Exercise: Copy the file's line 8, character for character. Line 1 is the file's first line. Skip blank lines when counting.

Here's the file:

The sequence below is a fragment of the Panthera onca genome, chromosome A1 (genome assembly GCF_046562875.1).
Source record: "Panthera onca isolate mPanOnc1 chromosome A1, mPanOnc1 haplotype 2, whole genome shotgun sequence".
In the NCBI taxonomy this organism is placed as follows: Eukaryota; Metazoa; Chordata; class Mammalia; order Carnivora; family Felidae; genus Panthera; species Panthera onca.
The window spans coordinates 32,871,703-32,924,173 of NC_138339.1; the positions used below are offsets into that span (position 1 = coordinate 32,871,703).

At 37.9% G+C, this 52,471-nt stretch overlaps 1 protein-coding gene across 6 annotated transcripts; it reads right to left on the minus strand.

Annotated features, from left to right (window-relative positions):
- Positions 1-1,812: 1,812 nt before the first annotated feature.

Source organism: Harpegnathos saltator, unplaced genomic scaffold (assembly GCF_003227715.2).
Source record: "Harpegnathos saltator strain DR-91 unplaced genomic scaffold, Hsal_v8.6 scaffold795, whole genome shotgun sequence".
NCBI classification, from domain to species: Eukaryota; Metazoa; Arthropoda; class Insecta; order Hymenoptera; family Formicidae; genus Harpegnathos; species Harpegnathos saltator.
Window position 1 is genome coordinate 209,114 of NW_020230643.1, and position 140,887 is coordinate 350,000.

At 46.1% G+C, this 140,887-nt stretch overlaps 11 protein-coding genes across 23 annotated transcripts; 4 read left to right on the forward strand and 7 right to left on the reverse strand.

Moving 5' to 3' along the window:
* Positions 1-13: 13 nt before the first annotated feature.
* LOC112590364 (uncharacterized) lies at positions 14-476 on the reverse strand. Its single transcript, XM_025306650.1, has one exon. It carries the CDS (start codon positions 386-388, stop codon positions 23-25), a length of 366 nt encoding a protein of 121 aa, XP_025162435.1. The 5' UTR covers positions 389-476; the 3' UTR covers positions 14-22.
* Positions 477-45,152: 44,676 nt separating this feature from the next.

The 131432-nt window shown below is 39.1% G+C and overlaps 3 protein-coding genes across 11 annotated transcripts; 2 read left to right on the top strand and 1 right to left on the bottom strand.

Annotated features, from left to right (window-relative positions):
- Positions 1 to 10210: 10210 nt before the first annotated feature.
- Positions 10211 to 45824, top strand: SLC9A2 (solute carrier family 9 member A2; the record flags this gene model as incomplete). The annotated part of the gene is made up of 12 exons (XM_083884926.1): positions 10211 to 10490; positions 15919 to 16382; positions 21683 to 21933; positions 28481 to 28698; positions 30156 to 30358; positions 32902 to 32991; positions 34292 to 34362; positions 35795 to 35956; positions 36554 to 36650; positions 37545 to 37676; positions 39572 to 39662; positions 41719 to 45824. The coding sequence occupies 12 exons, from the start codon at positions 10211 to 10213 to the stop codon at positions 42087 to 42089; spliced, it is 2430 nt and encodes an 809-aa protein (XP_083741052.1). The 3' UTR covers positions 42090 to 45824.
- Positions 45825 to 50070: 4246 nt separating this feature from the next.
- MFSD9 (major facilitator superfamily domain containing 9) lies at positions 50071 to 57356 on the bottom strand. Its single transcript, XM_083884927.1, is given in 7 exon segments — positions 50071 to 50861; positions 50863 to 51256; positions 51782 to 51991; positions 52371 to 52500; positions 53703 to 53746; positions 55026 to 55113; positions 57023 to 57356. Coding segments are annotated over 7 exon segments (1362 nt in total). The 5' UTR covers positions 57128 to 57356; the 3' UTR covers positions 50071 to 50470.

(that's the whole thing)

Source organism: Harpegnathos saltator, unplaced genomic scaffold (assembly GCF_003227715.2).